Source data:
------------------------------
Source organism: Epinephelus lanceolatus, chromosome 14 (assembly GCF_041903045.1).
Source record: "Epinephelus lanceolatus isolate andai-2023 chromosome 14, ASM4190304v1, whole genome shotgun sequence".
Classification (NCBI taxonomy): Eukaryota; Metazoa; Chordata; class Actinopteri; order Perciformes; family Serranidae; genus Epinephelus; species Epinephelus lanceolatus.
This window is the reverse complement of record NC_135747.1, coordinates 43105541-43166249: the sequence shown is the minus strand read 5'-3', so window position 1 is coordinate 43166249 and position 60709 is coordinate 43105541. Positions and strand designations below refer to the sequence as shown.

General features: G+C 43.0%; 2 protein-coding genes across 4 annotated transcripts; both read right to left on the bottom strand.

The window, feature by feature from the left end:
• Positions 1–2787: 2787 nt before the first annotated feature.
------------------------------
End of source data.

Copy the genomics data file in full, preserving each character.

Source organism: Epinephelus lanceolatus, chromosome 14 (assembly GCF_041903045.1).
Source record: "Epinephelus lanceolatus isolate andai-2023 chromosome 14, ASM4190304v1, whole genome shotgun sequence".
Classification (NCBI taxonomy): Eukaryota; Metazoa; Chordata; class Actinopteri; order Perciformes; family Serranidae; genus Epinephelus; species Epinephelus lanceolatus.
This window is the reverse complement of record NC_135747.1, coordinates 43105541-43166249: the sequence shown is the minus strand read 5'-3', so window position 1 is coordinate 43166249 and position 60709 is coordinate 43105541. Positions and strand designations below refer to the sequence as shown.

General features: G+C 43.0%; 2 protein-coding genes across 4 annotated transcripts; both read right to left on the bottom strand.

The window, feature by feature from the left end:
• Positions 1–2787: 2787 nt before the first annotated feature.